Greatest Mathematicians

Pythagoras, (circa 570-495)

Pythagoras of Samos, an Ionian Greek philosopher, and mathematician, is widely known as one of the greatest and first pure mathematicians of all time. His contribution with Pythagorean Theorem within Trigonometry laid the foundation of modern measurement and technological equipments as well as base of theorem in mathematics. His profound and priceless contribution to mathematics makes him the grandfather of modern mathematics.

The theorem can be better understood through an equation relating the lengths of the sides a, b and c that is widely known the Pythagorean equation:


Hypatia (375-415AD)

Hypatia, a Greek scholar, mathematician and the head of the Platonist school at Alexandria, was widely known for her most significant Greek mathematical text in the edited version of Euclid’s The Elements, which was discovered after her gruesome murder by a Christian mob. She was declared a witch and evil of religion by a group of priests and stripped naked on the road. Her flesh was peeled off and her limbs were cut into pieces.

Her significant contributions to science include the invention of the hydrometer that establishes the relative density of liquids and the charting of celestial bodies. Some of her important surviving works are A commentary on the 13-volume Arithmetica by Diophantus, Edited the existing version of Ptolemy’s Almagest, and Edited her father’s commentary on Euclid’s Elements.


Isaac Newton (1642-1727)

Newton is primly known for his contribution to modern infinitesimal calculus. In addition, we remember him as a physicist, astronomer, natural philosopher, alchemist, and theologian.

He was behind the development of elementary differential and integral calculus. However, it is widely believed that Gottfried Wilhelm von Leibniz, the German mathematician, independently invented it prior to him. Gottfried Wilhelm von Leibniz named it as the method of fluxions and demonstrated that ‘the integration of a function is the opposite procedure of its differentiation’.

Newton specially contributed to the analytical methods such as finding areas, lengths of curves, areas, maxima and minima. He also discovered Generalized binomial theorem, Newton’s identities, Newton’s method, classified cubic plane curves and contributed to the theory of finite differences, and was the first to use fractional indices and to employ coordinate geometry to derive solutions to Diophantine equations.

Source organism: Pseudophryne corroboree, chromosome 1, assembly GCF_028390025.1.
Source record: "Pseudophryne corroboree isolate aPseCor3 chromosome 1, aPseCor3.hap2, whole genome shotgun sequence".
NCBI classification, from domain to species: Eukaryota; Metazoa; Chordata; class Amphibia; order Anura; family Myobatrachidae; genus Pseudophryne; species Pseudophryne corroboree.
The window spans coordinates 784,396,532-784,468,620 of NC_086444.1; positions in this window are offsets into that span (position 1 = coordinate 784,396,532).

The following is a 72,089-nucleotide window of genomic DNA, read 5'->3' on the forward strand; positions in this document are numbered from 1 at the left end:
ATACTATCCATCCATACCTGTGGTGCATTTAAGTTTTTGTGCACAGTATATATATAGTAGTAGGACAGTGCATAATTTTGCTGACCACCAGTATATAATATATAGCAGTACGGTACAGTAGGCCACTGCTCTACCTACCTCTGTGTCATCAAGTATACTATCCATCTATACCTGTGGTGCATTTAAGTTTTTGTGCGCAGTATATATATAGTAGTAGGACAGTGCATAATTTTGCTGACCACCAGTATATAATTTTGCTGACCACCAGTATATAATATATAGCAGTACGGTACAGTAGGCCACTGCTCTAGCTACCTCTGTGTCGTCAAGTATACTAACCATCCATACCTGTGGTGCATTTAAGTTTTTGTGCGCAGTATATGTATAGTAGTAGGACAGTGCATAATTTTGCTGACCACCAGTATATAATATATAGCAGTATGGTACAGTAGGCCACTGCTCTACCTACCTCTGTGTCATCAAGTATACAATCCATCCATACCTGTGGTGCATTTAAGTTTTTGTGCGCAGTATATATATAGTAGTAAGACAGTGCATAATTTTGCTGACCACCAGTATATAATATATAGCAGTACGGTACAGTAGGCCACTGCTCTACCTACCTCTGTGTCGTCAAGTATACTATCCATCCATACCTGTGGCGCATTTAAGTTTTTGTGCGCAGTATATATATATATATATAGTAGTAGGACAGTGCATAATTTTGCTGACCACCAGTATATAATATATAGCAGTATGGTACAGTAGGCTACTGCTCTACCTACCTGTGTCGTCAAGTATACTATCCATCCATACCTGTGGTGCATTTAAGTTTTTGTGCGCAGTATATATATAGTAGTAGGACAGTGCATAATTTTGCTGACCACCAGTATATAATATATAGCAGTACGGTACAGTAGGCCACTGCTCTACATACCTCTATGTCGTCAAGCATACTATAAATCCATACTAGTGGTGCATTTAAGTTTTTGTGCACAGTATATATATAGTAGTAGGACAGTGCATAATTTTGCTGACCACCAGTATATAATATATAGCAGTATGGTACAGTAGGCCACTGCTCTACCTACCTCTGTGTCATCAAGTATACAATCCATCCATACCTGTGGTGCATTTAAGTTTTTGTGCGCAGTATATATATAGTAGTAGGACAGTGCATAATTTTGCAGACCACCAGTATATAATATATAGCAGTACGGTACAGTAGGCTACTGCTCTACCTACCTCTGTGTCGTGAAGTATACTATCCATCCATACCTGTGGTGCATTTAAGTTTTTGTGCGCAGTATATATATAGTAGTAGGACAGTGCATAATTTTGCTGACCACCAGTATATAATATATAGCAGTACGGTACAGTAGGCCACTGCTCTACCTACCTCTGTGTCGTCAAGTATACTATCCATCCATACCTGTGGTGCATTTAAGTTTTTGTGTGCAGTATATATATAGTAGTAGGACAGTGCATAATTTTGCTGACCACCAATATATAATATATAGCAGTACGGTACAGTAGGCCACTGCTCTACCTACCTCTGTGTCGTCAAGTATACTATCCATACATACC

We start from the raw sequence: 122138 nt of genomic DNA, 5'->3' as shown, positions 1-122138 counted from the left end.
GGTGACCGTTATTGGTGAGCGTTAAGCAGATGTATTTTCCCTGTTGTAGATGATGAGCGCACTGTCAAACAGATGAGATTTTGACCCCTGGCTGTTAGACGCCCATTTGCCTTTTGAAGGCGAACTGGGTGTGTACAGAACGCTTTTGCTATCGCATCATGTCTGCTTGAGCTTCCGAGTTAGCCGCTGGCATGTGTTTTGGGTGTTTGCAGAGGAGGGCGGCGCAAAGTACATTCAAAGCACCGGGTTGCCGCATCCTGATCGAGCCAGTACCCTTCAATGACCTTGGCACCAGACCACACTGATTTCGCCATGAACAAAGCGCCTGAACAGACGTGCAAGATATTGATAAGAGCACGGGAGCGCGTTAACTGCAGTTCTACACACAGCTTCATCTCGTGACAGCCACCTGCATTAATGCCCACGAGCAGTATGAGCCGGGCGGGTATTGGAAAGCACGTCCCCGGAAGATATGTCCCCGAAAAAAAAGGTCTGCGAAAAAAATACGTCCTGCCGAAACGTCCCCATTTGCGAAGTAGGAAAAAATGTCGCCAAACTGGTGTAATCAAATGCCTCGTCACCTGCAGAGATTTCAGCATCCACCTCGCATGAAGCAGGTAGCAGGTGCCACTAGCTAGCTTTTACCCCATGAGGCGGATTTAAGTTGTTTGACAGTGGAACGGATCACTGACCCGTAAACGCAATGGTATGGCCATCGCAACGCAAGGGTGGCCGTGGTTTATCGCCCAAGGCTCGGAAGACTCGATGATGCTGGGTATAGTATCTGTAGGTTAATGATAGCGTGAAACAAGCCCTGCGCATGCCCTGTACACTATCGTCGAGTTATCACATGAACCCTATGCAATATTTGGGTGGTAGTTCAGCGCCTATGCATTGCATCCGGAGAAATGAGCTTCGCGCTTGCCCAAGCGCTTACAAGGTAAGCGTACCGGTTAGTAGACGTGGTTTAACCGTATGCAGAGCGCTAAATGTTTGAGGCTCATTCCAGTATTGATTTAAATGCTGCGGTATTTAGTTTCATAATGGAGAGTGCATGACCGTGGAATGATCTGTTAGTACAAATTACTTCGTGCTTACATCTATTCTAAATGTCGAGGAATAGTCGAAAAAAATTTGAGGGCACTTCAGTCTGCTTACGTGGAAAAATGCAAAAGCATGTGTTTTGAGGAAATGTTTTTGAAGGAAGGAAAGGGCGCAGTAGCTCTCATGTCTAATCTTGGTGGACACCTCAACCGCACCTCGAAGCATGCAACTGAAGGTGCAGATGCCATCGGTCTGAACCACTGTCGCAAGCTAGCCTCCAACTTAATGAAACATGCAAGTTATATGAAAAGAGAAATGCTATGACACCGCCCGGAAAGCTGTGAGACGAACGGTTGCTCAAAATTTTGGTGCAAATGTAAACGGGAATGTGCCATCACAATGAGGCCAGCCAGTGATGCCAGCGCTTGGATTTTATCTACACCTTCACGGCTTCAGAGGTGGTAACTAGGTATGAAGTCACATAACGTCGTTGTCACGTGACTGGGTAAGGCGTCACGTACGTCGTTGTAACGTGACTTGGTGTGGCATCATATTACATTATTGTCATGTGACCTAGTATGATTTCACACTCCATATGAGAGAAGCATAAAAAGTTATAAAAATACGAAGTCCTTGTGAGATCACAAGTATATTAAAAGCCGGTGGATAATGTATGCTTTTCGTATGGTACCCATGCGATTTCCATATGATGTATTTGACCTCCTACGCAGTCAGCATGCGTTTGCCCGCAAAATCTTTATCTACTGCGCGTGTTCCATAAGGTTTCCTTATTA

Leonardo Pisano Blgollo (1170-1250)

Leonardo Pisano Blgollo, better known by his nickname Fibonacci, is recognised as one of the greatest mathematicians of midlevel era who introduced the decimal system in Europe. He possessed great command over the Indian as well as Arabic numeral system and his text “Liber Abaci”, Fibonacci proved that applying the Indian numbers from 1 to 9, and 0 Zero, one is capable of writing any number.

Some of his important works include “Liber Abaci”, “Liber guadratorum”, and “Practica geometrica”. In the book “Liber Abaci” he demonstrated about multiplication, addition, substations, divisions of numbers, division of fractional numbers, rules relating to geometry, algebra, rule of comradeship and the rule of the double false situation within 15 sections. This book became great manual for traders. Another most famous problem that was formulated by him was ‘rabbits reproduction’, which was resulted into invention of the sequence of 1, 1,2,3,5. 8. 13…famous by his name Fibonacci.


Alan Turning (1912-1954)

A Computer scientist, mathematician, logician and Cryptanalyst, Alan Turning is best known as one of the greatest mathematicians who made his significant contribution by creating a theoretical machine, which he named Turing Machine in 1937; he laid the foundation of modern computing. During the World War II, he made a team to break the German high-level secret codes and he successfully managed with the assistance of the first practical programmed computer named Colossus. Turning continued working for the Government Code and Cypher School at Bletchley Park, which was Britain’s codebreaking centre.

Today, he is considered to the most influential and true computer scientist who first came up with the concept of computing style machine.

To mark his contributions, the Association for Computing Machinery started the Turning Award (popularly known as the computer’s Nobel Prize) in 1966.


Rene Descartes (1596- 1650)